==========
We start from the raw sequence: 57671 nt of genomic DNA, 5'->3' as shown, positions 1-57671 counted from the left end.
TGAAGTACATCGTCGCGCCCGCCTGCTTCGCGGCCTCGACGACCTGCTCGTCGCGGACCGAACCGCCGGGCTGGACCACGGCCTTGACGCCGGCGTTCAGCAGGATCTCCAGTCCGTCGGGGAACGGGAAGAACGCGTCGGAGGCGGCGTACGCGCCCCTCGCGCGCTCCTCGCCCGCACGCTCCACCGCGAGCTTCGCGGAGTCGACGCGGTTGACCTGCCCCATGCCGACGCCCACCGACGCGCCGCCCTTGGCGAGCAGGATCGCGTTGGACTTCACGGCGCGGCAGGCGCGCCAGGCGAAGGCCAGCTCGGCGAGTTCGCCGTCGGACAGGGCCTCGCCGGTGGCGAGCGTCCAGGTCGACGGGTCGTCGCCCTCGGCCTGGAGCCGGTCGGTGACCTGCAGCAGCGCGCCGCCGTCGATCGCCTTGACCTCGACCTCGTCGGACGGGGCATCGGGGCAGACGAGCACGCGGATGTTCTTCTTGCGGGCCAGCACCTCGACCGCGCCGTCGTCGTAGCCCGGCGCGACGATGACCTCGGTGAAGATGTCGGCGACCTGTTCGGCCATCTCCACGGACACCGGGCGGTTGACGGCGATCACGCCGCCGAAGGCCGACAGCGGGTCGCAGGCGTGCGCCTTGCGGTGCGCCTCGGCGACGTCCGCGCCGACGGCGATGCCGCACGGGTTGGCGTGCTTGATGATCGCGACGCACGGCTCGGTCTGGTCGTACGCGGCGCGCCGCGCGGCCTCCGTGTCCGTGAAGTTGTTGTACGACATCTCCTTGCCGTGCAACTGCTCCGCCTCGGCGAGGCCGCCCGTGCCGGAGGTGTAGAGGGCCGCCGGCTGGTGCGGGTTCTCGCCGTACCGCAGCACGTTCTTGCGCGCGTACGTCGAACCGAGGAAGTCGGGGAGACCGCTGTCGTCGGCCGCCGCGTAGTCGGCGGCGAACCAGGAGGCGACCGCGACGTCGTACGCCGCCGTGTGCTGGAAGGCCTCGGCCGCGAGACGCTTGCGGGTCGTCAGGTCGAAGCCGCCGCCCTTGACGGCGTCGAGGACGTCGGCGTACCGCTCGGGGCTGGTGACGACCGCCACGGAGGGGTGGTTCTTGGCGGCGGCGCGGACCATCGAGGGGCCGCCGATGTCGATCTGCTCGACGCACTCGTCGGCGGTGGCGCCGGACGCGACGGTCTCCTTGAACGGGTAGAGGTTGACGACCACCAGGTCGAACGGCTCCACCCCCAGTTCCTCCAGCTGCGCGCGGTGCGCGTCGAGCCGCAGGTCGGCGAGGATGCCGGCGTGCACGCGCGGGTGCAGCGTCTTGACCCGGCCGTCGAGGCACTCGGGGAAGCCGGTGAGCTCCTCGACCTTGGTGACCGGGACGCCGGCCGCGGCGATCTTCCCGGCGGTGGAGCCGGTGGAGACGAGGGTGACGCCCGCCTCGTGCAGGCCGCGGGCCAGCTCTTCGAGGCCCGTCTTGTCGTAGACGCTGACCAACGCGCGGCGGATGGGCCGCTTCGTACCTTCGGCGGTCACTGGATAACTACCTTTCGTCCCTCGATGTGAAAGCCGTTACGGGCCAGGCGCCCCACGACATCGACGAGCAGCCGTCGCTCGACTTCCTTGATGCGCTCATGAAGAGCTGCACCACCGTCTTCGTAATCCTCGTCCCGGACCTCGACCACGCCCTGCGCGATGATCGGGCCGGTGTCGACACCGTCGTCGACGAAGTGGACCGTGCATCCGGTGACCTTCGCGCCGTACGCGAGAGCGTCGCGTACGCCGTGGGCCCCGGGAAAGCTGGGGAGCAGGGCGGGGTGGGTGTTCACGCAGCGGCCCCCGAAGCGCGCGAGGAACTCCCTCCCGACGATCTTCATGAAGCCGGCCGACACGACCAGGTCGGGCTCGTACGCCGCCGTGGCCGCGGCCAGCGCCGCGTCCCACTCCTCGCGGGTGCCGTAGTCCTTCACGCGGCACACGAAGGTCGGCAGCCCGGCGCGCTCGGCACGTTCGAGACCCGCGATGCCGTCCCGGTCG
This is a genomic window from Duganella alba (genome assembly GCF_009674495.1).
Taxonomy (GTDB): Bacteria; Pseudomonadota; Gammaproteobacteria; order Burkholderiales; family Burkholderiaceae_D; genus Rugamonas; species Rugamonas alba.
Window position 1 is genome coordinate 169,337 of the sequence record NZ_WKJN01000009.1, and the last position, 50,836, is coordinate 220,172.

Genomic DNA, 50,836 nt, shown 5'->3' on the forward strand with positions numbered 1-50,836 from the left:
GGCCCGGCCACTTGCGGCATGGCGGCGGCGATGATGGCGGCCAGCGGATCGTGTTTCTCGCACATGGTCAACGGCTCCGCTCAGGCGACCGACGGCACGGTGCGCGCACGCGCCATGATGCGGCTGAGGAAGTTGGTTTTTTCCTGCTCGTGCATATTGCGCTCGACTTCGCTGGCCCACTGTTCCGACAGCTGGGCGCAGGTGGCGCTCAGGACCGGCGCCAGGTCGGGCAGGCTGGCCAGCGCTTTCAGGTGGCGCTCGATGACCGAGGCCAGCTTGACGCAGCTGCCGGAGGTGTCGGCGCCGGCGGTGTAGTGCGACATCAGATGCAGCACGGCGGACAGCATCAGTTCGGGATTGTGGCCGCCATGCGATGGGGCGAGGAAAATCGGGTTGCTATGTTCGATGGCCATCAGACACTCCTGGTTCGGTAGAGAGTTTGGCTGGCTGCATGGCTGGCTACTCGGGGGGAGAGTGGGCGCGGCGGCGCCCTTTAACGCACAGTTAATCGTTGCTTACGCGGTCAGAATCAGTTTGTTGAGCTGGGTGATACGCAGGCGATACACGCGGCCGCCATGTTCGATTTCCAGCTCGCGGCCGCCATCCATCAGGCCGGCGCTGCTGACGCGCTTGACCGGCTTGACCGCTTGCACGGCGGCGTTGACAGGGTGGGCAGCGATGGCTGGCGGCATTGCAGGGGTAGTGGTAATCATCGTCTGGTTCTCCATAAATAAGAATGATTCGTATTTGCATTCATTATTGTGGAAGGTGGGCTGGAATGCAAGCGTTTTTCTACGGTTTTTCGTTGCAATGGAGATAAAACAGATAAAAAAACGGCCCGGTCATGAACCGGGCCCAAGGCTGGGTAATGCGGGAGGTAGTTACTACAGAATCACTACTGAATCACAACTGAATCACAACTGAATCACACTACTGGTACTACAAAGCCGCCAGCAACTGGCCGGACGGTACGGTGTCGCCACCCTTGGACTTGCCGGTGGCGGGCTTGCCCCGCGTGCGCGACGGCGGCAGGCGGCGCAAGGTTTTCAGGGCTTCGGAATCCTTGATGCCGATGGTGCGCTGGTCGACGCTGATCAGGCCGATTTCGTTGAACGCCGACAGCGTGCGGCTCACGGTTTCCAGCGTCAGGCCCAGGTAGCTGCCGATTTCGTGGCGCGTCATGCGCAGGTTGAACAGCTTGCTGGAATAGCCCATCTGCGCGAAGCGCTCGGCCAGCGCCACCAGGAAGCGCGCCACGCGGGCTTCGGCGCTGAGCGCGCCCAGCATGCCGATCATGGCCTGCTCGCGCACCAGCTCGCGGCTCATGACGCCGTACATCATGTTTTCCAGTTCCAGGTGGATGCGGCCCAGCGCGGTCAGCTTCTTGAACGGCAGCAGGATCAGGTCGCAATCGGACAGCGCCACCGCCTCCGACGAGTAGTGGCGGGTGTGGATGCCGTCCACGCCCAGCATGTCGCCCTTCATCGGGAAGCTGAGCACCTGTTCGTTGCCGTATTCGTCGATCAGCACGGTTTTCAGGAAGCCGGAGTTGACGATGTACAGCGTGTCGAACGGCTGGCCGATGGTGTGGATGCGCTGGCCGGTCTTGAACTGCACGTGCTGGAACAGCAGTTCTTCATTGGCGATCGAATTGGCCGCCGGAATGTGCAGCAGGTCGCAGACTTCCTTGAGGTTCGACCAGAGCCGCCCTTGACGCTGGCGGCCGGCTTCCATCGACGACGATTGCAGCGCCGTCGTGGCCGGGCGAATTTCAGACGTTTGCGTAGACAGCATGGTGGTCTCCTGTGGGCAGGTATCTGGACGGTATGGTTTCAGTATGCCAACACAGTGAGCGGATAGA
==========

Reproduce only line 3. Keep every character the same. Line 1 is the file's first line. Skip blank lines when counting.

This is a genomic window from Duganella alba (genome assembly GCF_009674495.1).